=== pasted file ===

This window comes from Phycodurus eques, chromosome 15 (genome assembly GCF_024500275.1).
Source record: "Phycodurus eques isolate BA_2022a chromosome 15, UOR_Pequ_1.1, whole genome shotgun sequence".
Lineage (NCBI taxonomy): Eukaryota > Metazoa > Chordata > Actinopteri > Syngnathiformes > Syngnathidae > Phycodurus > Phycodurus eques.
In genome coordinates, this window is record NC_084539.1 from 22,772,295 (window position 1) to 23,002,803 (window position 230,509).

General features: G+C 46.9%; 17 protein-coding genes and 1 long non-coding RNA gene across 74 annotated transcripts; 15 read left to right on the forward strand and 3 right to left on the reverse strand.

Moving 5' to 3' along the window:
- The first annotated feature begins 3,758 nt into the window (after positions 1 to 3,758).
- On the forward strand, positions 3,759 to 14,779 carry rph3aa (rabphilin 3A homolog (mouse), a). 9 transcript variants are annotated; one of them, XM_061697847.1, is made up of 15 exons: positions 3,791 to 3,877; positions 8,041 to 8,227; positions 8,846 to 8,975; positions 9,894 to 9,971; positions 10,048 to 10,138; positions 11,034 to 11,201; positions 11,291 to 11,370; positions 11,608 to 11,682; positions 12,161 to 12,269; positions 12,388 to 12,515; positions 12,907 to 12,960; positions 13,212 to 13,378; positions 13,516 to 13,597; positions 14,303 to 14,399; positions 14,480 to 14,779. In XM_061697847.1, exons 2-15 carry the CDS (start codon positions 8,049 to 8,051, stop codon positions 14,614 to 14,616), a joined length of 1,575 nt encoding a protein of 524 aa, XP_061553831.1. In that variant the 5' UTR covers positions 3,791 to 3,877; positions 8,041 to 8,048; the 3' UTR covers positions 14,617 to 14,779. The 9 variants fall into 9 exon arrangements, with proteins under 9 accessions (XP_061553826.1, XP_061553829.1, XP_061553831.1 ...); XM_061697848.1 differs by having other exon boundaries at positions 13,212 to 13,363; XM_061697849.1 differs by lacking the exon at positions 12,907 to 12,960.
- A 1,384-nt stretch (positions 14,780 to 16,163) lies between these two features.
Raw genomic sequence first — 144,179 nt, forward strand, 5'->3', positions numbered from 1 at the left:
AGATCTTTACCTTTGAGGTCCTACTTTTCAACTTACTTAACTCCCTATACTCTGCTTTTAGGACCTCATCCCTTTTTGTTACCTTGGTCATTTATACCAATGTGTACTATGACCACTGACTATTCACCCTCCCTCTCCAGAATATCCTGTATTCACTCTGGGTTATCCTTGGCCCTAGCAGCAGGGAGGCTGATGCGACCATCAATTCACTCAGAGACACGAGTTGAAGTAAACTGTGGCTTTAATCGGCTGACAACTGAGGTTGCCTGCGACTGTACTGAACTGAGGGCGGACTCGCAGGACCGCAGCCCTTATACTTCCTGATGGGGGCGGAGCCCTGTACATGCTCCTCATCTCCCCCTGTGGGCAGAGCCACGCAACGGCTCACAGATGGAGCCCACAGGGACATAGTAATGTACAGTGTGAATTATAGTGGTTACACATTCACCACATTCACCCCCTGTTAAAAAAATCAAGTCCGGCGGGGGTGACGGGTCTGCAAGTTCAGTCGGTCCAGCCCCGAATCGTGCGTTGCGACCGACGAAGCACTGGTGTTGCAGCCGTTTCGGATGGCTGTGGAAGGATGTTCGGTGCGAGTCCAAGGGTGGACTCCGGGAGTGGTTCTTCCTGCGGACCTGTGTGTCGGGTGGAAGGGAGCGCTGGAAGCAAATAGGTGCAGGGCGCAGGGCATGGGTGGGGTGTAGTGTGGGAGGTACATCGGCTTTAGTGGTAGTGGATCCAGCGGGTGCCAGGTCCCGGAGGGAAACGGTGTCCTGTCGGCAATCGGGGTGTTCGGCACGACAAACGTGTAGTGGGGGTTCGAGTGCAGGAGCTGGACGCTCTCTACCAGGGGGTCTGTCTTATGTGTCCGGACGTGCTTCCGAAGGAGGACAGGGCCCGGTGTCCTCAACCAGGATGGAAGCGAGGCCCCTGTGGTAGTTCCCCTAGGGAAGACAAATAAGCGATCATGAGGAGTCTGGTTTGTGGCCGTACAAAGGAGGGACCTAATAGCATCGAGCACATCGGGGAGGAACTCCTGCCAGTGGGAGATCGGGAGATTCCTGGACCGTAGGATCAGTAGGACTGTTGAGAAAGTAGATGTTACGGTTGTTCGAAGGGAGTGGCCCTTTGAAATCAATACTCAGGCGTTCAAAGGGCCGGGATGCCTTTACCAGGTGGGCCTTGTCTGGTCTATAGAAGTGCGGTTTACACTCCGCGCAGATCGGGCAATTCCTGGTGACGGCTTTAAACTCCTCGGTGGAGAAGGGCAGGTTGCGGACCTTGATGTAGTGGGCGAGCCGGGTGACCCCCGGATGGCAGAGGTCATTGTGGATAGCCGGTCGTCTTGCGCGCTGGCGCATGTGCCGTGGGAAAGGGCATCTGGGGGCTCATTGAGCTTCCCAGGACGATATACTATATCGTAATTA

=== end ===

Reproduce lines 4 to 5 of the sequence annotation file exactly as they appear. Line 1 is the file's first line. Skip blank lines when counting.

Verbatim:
In genome coordinates, this window is record NC_084539.1 from 22,772,295 (window position 1) to 23,002,803 (window position 230,509).

General features: G+C 46.9%; 17 protein-coding genes and 1 long non-coding RNA gene across 74 annotated transcripts; 15 read left to right on the forward strand and 3 right to left on the reverse strand.